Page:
A bulletin read out on national television said Yingluck, Thaksin's younger sister who was dismissed as premier this month in a contentious court ruling, must present herself at 10:00 am (0300 GMT) Friday.
The junta also ordered the presence of her brother-in-law, former premier Somchai Wongsawat, and two other relatives, "in order to maintain peace and smoothly solve national problems."
It gave no hint of what might happen after their appearances.
They were among 23 members of the Puea Thai party -- in power until Thursday's coup -- summoned by the military.
The exiled Thaksin, a former prime minister himself, along with his family and allies have been at the centre of a bitter power struggle lasting nearly a decade, pitting forces sympathetic to him against a Bangkok-based royalist bloc.
Puea Thai or previous Thaksin-aligned parties have won every election since 2001, to the growing alarm of the military-allied royalists.
Despite going into exile two years after he was deposed in a 2006 army coup, Thaksin retains strong support in rural Thailand.
--End of updates for 22 May--
10:30 pm: US rethinking military cooperation after coup
The United States said on Thursday it was reconsidering military cooperation with Thailand after the army seized power.
"We've been reviewing our military-to-military assistance including the CARAT exercise," Pentagon spokesman Colonel Steven Warren said, referring to US-led naval drills in the Pacific.
The Cooperation of Afloat Readiness and Training Exercises, which involves about 700 US Marines and sailors, began Monday and is due to run through next Tuesday.
The US military has long-standing ties to Thailand's armed forces, dating back to the Korean and Vietnam wars, but a previous coup in 2006 led to the temporary suspension of American military aid.
Meanwhile, US Secretary of State John Kerry said Thursday that Thailand's military had "no justification" to stage a coup and warned that the move would hurt relations between the allies.
Kerry in a statement urged the restoration of a civilian government, respect for press freedom and "early elections that reflect the will of the people."
10:27 pm: EU demands return to democracy
The European Union on Thursday demanded a rapid return to the democratic process in Thailand after the army seized power.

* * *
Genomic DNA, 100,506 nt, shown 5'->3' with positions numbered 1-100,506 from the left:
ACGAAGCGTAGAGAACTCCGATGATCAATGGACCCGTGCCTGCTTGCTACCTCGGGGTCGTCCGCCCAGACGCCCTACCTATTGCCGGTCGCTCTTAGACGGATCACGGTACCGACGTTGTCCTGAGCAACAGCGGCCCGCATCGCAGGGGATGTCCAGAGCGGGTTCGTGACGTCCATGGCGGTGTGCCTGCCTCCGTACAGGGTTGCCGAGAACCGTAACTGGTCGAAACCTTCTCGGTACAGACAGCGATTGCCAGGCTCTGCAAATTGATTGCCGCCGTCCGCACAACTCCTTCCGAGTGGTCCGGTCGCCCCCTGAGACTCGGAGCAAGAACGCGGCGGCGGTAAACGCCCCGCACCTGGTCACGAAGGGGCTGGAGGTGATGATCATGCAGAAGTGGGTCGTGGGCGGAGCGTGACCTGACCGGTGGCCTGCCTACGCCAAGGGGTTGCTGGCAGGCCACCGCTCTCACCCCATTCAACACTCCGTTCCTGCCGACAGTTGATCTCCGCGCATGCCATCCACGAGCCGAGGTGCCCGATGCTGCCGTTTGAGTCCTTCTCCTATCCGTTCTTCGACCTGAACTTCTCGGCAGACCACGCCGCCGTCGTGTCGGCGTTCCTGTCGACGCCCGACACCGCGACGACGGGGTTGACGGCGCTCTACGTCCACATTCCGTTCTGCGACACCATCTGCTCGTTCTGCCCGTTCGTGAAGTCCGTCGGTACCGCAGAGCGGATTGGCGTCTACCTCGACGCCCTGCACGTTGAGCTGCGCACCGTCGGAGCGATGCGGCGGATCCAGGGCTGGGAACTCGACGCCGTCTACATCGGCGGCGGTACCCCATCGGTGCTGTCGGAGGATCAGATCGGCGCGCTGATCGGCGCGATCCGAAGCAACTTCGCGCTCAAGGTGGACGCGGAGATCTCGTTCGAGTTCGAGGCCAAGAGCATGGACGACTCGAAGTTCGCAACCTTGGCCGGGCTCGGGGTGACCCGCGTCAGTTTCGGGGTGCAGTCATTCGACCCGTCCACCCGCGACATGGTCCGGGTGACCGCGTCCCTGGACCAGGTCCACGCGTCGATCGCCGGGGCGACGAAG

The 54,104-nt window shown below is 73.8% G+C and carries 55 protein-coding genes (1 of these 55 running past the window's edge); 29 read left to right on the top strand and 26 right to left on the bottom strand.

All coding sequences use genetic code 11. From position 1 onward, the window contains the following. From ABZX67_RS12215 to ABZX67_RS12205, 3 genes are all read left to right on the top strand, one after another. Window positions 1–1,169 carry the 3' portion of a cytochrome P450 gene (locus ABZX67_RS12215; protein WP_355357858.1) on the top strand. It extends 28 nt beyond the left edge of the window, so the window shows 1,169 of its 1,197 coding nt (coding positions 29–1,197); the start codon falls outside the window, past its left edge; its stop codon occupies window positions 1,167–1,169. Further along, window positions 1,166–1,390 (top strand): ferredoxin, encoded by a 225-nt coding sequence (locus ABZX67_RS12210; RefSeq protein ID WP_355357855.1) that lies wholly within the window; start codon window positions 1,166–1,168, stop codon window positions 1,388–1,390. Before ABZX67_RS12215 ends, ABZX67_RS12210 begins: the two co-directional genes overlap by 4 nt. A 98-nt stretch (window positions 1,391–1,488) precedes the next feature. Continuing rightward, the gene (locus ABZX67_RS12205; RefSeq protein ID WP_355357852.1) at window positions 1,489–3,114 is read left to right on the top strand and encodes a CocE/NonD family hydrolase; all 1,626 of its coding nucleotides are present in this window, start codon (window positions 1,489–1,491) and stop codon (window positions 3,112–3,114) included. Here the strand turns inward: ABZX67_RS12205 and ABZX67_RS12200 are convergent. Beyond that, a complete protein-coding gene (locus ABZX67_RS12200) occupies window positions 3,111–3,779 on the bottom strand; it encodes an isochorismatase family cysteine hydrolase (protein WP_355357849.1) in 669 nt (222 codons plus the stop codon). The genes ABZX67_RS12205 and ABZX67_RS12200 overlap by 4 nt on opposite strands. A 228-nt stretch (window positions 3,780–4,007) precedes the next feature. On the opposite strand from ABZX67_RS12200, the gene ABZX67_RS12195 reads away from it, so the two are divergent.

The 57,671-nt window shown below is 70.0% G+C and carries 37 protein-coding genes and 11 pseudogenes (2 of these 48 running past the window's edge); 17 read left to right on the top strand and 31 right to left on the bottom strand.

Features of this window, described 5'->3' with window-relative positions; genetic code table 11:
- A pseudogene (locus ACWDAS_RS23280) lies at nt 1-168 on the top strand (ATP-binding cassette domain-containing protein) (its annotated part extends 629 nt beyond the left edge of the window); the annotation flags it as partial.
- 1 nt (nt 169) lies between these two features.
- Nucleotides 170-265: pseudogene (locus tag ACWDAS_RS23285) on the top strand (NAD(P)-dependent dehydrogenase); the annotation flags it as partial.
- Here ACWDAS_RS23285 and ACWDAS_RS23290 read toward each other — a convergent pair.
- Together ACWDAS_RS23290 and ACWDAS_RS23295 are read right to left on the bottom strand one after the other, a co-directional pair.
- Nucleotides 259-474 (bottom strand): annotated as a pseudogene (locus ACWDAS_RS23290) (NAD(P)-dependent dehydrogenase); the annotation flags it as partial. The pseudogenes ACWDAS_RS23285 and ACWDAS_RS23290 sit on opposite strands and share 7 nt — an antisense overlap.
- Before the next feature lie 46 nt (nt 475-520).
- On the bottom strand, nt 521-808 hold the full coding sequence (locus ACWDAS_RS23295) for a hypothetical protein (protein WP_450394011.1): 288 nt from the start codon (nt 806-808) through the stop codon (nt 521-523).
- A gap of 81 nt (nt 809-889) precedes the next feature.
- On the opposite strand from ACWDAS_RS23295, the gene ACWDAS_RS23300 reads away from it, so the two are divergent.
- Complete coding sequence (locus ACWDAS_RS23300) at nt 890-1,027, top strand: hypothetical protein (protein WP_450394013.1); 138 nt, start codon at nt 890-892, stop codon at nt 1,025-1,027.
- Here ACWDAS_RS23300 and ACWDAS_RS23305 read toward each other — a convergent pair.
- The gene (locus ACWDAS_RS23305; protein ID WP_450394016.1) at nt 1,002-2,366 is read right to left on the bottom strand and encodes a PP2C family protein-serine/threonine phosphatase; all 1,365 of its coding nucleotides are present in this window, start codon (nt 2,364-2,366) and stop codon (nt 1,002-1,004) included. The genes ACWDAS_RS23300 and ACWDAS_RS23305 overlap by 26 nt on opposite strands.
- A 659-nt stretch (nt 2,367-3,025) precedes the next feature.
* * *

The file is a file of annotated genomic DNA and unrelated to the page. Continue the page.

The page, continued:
"We are following developments in Thailand with extreme concern," the EU's foreign policy service said in a statement. "It is of the utmost importance that Thailand returns rapidly to the legitimate democratic process."
"The military must accept and respect the constitutional authority of the civilian power as a basic principle of democratic governance," the EU statement said. "We stress the importance of holding credible and inclusive elections as soon as feasible. We call upon all parties to exercise restraint and work together in the interest of the country."
9:17 pm: Indian Embassy in Bangkok warns citizens, recommends safety measures
India today strongly advised its nationals in Thailand to take "abundant precautions" for their safety in view of the coup in the crisis-hit country.
The Indian Embassy in Bangkok warned the citizens that the public transport including to and from the airport could be affected from 8 pm (local time) onwards due to a nationwide curfew from 10 pm to 5 am.
The Embassy, while advising all Indian tourists and residents in Thailand to take "abundant precautions" for their safety, urged them to avoid moving around during that period and also avoid areas where demonstrations, political gatherings and marches were likely to take place.
"Those who have flights at night are advised to reach the airport well before curfew time," the embassy said in a notice, adding that they could also ask their hotel to coordinate transport with the military.
7:51 pm: French President Francois Hollande condemns coup
French President Francois Hollande Thursday condemned the army coup in Thailand and called for an immediate return to the rule of law.